Who is afraid of arrows, was Re: [Haskell-cafe] ANNOUNCE: Haskell
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cam at uptoisomorphism.net
Tue Oct 12 12:49:16 EDT 2010
On Tue, Oct 12, 2010 at 8:56 AM, Uwe Schmidt <uwe at fh-wedel.de> wrote:
>> No, but there is no point in using a formalism that adds complexity
>> without adding functionality. Arrows are more awkward to use than
>> monads because they were intentionally designed to be less powerful than
>> monads in order to cover situations in which one could not use a monad.
>> When your problem is solved by a monad there is no point in using arrows
>> since an arrow require you to jump through extra hoops to accomplish the
>> same goal.
> As I understood, John Hughes invented the arrows as a generalisation
> of monads, you say it's a less powerful concept. I'm a bit puzzled with
> that. Could you explain these different views.
These are the same thing, the difference is whether you're talking
about how many different concepts are compatible with an abstract
structure as opposed to what can be done universally with such a
structure. Adding the ability to do more things with a structure
necessarily reduces the number of concepts that structure applies to.
Perhaps a more familiar example is the relationship Functor >
Applicative > Monad. Going left to right adds power, making generic
code more expressive but reducing the number of concepts that can be
represented as instances; going right to left adds generality,
limiting what generic code can do but enabling more instances.
That said, I dislike calling arrows a generalization of monads--it's
not incorrect as such, but I don't think it aids understanding. It
really is much better to think of them as generalized functions, which
they explicitly are if you look at the borrowed category theory
terminology being used. They're generalized monads only in the sense
that functions (a -> m b) form arrows in a category, as far as I can
>> No, that is not at all the problem with arrows. The problem with arrows
>> is that they are more restrictive than monads in two respects. First,
>> unlike monads, in general they do not let you perform an arbitrary
>> action in response to an input. ...
> It's rather easy to define some choice combinators. Or am I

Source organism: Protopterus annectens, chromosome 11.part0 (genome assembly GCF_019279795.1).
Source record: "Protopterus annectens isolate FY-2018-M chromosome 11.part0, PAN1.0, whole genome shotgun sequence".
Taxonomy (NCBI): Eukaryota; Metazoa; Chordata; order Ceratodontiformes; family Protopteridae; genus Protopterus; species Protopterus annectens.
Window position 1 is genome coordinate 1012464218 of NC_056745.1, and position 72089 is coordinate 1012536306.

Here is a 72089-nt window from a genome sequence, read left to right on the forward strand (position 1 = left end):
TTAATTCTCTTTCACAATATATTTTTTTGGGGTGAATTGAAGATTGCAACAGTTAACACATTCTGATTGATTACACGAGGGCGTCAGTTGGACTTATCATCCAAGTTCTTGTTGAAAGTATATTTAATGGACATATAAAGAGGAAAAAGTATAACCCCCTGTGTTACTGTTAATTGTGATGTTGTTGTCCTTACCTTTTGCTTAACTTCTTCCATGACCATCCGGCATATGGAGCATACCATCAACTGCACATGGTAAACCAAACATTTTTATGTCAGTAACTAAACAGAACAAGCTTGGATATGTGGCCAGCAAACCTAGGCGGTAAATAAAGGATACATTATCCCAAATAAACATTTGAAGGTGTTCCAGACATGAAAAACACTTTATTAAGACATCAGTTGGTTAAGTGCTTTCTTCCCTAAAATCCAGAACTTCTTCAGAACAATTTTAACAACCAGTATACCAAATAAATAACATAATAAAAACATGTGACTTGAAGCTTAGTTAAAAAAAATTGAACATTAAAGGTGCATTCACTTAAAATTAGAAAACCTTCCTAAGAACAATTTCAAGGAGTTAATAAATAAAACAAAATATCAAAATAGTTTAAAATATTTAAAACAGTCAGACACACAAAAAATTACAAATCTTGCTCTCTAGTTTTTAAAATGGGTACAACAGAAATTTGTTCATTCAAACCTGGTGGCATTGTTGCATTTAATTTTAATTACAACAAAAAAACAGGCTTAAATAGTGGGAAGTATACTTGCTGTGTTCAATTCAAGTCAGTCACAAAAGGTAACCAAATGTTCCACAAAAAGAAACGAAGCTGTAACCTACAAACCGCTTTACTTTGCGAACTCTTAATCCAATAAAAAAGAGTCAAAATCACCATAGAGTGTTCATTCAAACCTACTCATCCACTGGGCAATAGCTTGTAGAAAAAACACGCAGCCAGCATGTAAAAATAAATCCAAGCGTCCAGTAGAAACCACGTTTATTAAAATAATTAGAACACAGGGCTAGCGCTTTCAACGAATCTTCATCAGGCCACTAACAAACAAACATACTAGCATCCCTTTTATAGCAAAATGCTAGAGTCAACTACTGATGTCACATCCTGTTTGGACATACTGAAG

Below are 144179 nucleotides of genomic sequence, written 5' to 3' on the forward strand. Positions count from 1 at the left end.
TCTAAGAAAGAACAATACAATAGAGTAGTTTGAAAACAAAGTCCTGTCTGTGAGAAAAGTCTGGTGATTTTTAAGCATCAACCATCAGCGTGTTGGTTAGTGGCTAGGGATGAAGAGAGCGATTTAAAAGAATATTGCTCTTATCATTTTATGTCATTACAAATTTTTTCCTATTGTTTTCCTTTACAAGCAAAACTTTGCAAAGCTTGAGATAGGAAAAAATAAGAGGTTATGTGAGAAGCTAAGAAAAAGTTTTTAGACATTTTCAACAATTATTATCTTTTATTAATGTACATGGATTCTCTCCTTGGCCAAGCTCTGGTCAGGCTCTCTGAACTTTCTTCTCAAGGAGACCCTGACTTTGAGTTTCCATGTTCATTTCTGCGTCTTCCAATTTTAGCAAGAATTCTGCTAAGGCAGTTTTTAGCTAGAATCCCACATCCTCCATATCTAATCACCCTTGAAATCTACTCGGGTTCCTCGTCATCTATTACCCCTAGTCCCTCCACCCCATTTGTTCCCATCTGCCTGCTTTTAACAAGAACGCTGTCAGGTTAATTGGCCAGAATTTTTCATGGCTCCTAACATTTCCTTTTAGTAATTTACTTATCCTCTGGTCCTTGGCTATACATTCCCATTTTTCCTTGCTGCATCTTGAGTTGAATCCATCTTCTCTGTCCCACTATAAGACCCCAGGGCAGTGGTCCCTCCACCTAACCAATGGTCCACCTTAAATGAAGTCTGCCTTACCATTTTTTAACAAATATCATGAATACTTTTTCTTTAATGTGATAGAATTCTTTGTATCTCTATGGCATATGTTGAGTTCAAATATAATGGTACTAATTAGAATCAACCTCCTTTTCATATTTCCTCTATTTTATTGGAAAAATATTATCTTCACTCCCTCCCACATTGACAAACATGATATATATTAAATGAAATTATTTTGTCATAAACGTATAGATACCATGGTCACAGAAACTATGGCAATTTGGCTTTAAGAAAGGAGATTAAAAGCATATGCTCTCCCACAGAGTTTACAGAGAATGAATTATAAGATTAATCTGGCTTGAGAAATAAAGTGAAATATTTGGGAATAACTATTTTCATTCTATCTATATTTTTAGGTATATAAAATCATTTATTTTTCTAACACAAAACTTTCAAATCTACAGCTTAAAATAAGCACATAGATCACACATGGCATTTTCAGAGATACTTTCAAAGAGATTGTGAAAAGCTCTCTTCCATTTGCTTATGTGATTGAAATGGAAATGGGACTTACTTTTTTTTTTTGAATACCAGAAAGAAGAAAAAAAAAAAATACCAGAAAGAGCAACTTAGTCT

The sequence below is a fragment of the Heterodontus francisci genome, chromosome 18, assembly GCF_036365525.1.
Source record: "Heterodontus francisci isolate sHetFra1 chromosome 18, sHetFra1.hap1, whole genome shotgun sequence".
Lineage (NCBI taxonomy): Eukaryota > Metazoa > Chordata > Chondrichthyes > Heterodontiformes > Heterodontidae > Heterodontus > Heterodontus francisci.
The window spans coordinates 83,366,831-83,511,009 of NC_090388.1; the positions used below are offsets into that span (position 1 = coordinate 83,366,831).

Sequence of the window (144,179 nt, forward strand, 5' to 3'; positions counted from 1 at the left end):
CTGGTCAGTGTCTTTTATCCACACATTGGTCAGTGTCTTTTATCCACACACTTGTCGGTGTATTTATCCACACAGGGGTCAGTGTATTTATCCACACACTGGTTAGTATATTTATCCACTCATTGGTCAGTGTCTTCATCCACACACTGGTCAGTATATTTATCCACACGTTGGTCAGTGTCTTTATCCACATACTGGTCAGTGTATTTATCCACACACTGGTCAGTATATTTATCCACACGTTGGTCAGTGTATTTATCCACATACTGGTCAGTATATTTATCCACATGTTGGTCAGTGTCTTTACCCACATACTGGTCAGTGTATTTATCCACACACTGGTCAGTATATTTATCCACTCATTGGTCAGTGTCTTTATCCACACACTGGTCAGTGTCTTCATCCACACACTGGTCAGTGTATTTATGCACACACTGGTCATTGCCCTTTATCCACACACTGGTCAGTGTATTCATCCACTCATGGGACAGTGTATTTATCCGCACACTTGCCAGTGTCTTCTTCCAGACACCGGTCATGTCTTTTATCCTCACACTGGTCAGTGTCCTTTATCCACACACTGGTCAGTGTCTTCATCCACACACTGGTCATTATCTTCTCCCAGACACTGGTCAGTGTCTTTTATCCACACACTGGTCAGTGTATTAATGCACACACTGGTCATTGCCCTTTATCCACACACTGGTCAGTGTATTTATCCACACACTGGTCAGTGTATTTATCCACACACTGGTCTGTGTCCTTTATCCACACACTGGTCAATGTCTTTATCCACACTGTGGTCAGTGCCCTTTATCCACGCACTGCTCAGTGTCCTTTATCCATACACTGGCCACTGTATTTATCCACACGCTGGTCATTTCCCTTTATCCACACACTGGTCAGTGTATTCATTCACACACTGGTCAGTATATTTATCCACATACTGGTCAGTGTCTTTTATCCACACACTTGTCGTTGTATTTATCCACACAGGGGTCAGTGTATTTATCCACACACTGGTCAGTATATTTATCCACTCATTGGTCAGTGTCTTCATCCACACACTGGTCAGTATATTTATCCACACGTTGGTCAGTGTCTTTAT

> missing the point?
The key point is that arrows in full generality--meaning instances of
Arrow only, not other type classes--are not higher-order because no
internal application operator is provided. The ArrowApply class gives
you full higher-order generalized functions, at the cost of giving up
some useful limitations (read: static guarantees about code behavior)
that make reasoning about arrow-based structures potentially easier.
So, a general arrow can perform different actions and produce
different output based on input it receives, but it can't take *other
arrows* and pick different ones to use depending on its input.
> The combinator does the following: The input of the whole arrow
> is fed into g, g computes some result and this result together with the
> input is used for evaluating f'. The ($<) is something similar to ($).
There's no shortage of ways to deal with the issue, but they all rely
on using combinator *functions*, not arrows. The result is that
arrow-based expressions tend to be internally less flexible, following
pre-defined paths, similar to how expressions using Applicative can't
embed control flow the way ones using Monad can. Which is fine for
many purposes, of course.
Essentially, arrows lend themselves best to composing first-order
computations to create larger computations with a fixed structure. If
you find yourself forced to frequently use ArrowApply or other means
of eliminating higher-order structure--e.g., anything that results in
an arrow with an output type that contains fewer instances of the
arrow's own type constructor than does the input type--it may be worth
considering if arrows are really what you want to use.
Personally, though, I think monads are really overkill in many cases
and strongly prefer, where possible, to use Applicative or Arrow.
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